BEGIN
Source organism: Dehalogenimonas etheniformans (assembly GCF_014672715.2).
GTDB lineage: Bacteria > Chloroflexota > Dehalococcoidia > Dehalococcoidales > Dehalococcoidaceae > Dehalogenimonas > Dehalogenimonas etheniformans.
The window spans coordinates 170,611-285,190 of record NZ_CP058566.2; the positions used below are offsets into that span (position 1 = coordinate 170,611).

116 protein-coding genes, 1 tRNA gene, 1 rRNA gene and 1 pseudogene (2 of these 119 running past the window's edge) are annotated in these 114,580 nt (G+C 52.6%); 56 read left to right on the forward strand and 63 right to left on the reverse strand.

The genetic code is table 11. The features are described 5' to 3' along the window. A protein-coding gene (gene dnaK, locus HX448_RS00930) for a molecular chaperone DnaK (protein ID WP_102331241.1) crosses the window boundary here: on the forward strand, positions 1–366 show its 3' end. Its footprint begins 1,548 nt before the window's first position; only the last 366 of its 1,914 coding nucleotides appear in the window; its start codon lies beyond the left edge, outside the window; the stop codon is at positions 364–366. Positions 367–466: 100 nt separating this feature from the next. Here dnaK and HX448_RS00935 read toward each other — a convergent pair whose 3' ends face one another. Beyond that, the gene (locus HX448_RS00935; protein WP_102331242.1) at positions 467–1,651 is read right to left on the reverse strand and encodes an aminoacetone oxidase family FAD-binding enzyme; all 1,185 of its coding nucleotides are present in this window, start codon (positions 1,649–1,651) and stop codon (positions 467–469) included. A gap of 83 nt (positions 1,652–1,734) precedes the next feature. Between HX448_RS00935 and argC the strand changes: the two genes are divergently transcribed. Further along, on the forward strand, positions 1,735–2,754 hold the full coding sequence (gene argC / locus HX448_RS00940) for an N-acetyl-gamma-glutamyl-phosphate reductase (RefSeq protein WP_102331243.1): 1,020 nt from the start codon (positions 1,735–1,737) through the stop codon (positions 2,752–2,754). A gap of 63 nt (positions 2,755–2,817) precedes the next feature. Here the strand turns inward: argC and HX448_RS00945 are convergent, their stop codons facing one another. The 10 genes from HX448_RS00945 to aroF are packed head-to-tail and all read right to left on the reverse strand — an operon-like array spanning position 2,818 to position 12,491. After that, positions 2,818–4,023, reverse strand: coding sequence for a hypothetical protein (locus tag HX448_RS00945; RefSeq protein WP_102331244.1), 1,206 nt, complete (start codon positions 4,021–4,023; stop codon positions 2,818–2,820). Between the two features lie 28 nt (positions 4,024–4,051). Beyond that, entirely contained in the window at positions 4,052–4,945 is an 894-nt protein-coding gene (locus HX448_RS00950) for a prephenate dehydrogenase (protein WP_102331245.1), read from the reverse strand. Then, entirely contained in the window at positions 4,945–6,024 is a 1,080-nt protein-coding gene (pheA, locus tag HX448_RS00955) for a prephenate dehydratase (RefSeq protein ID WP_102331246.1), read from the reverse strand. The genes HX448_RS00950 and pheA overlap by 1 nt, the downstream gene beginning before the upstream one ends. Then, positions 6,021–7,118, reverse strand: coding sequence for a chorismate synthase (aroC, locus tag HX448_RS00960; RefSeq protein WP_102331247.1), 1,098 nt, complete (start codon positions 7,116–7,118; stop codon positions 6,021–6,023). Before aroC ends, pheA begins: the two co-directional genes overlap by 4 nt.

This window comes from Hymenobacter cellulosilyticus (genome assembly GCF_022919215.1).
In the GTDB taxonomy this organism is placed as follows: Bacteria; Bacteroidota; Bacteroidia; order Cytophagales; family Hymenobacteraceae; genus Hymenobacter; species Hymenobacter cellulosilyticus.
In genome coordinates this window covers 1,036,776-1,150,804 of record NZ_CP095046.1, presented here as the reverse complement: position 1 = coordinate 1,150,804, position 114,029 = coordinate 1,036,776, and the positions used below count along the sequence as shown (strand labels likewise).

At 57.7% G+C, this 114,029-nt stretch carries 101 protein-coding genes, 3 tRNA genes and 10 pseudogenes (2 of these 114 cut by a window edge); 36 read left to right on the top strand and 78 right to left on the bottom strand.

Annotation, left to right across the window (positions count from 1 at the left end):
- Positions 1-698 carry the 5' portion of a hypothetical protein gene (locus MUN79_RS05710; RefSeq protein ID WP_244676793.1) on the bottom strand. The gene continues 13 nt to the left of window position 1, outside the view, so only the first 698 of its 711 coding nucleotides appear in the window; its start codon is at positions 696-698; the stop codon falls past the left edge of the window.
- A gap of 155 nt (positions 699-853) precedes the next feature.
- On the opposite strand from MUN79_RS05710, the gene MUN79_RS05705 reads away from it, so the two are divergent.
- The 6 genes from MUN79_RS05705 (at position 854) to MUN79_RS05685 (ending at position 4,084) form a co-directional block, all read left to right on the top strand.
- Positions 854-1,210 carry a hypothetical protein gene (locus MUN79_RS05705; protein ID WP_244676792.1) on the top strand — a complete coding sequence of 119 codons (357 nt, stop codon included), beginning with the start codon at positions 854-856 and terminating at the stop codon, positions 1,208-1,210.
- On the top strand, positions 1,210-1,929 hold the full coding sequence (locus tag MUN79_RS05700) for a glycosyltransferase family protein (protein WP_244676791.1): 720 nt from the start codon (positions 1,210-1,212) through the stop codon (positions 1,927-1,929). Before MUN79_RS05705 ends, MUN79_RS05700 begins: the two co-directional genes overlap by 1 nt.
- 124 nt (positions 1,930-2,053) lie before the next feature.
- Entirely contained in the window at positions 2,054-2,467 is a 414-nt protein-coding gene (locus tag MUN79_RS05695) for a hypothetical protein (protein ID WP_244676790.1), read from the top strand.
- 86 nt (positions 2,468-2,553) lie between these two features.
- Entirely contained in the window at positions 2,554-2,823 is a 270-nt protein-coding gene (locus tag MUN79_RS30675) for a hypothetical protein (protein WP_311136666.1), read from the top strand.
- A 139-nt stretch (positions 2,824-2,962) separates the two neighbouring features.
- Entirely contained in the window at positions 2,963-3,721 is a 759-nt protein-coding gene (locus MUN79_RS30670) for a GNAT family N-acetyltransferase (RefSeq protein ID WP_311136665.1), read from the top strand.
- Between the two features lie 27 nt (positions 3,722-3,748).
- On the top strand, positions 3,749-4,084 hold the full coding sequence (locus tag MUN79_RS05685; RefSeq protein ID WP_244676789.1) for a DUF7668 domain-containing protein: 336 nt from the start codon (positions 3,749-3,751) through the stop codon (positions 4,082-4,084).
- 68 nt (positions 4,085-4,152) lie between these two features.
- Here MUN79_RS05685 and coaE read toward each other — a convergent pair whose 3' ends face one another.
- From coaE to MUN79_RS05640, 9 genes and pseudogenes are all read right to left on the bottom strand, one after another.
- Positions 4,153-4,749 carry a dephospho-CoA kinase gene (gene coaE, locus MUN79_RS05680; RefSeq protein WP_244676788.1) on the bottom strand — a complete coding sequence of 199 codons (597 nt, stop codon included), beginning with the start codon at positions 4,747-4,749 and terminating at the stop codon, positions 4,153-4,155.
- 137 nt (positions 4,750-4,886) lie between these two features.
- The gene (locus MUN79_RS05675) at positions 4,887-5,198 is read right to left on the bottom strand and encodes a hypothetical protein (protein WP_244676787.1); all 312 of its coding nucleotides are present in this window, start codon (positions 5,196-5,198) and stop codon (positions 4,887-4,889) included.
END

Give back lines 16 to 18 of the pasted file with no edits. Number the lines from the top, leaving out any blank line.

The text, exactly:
- On the top strand, positions 1,210-1,929 hold the full coding sequence (locus tag MUN79_RS05700) for a glycosyltransferase family protein (protein WP_244676791.1): 720 nt from the start codon (positions 1,210-1,212) through the stop codon (positions 1,927-1,929). Before MUN79_RS05705 ends, MUN79_RS05700 begins: the two co-directional genes overlap by 1 nt.
- 124 nt (positions 1,930-2,053) lie before the next feature.
- Entirely contained in the window at positions 2,054-2,467 is a 414-nt protein-coding gene (locus tag MUN79_RS05695) for a hypothetical protein (protein ID WP_244676790.1), read from the top strand.